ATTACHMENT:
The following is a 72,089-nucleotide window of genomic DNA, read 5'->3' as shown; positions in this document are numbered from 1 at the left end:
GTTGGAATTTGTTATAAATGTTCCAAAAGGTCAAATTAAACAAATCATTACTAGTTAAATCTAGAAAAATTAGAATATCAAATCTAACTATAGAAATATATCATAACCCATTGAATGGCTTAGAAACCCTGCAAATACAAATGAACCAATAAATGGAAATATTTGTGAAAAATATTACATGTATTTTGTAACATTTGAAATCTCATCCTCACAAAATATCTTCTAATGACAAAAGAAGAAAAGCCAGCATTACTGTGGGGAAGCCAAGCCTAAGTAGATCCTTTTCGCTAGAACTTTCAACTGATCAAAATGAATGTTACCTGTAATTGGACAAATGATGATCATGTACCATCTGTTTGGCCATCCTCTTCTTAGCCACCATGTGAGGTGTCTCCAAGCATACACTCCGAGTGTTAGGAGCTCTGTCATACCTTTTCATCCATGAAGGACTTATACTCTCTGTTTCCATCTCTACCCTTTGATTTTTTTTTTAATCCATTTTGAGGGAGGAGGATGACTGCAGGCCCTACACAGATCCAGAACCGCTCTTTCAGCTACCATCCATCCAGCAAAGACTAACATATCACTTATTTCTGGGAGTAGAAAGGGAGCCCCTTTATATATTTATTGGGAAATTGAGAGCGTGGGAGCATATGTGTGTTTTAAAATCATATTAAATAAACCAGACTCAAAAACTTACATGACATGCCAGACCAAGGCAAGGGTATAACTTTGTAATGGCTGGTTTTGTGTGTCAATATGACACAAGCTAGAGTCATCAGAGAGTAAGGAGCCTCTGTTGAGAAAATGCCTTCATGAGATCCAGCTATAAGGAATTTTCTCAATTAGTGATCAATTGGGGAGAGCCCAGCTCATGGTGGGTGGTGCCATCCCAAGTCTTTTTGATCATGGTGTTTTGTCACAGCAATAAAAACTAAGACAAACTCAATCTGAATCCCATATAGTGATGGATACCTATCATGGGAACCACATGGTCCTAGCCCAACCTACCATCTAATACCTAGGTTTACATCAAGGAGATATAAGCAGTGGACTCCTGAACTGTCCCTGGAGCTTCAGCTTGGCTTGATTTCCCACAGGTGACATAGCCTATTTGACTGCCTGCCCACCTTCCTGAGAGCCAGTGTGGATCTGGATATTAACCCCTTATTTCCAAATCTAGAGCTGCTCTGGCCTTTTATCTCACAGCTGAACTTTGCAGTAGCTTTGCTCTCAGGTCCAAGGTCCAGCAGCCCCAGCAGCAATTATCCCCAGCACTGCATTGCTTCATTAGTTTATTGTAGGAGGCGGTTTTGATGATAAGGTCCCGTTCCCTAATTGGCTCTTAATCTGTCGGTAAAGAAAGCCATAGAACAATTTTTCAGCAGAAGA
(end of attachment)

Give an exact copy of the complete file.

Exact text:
The following is a 72,089-nucleotide window of genomic DNA, read 5'->3' as shown; positions in this document are numbered from 1 at the left end:
GTTGGAATTTGTTATAAATGTTCCAAAAGGTCAAATTAAACAAATCATTACTAGTTAAATCTAGAAAAATTAGAATATCAAATCTAACTATAGAAATATATCATAACCCATTGAATGGCTTAGAAACCCTGCAAATACAAATGAACCAATAAATGGAAATATTTGTGAAAAATATTACATGTATTTTGTAACATTTGAAATCTCATCCTCACAAAATATCTTCTAATGACAAAAGAAGAAAAGCCAGCATTACTGTGGGGAAGCCAAGCCTAAGTAGATCCTTTTCGCTAGAACTTTCAACTGATCAAAATGAATGTTACCTGTAATTGGACAAATGATGATCATGTACCATCTGTTTGGCCATCCTCTTCTTAGCCACCATGTGAGGTGTCTCCAAGCATACACTCCGAGTGTTAGGAGCTCTGTCATACCTTTTCATCCATGAAGGACTTATACTCTCTGTTTCCATCTCTACCCTTTGATTTTTTTTTTAATCCATTTTGAGGGAGGAGGATGACTGCAGGCCCTACACAGATCCAGAACCGCTCTTTCAGCTACCATCCATCCAGCAAAGACTAACATATCACTTATTTCTGGGAGTAGAAAGGGAGCCCCTTTATATATTTATTGGGAAATTGAGAGCGTGGGAGCATATGTGTGTTTTAAAATCATATTAAATAAACCAGACTCAAAAACTTACATGACATGCCAGACCAAGGCAAGGGTATAACTTTGTAATGGCTGGTTTTGTGTGTCAATATGACACAAGCTAGAGTCATCAGAGAGTAAGGAGCCTCTGTTGAGAAAATGCCTTCATGAGATCCAGCTATAAGGAATTTTCTCAATTAGTGATCAATTGGGGAGAGCCCAGCTCATGGTGGGTGGTGCCATCCCAAGTCTTTTTGATCATGGTGTTTTGTCACAGCAATAAAAACTAAGACAAACTCAATCTGAATCCCATATAGTGATGGATACCTATCATGGGAACCACATGGTCCTAGCCCAACCTACCATCTAATACCTAGGTTTACATCAAGGAGATATAAGCAGTGGACTCCTGAACTGTCCCTGGAGCTTCAGCTTGGCTTGATTTCCCACAGGTGACATAGCCTATTTGACTGCCTGCCCACCTTCCTGAGAGCCAGTGTGGATCTGGATATTAACCCCTTATTTCCAAATCTAGAGCTGCTCTGGCCTTTTATCTCACAGCTGAACTTTGCAGTAGCTTTGCTCTCAGGTCCAAGGTCCAGCAGCCCCAGCAGCAATTATCCCCAGCACTGCATTGCTTCATTAGTTTATTGTAGGAGGCGGTTTTGATGATAAGGTCCCGTTCCCTAATTGGCTCTTAATCTGTCGGTAAAGAAAGCCATAGAACAATTTTTCAGCAGAAGA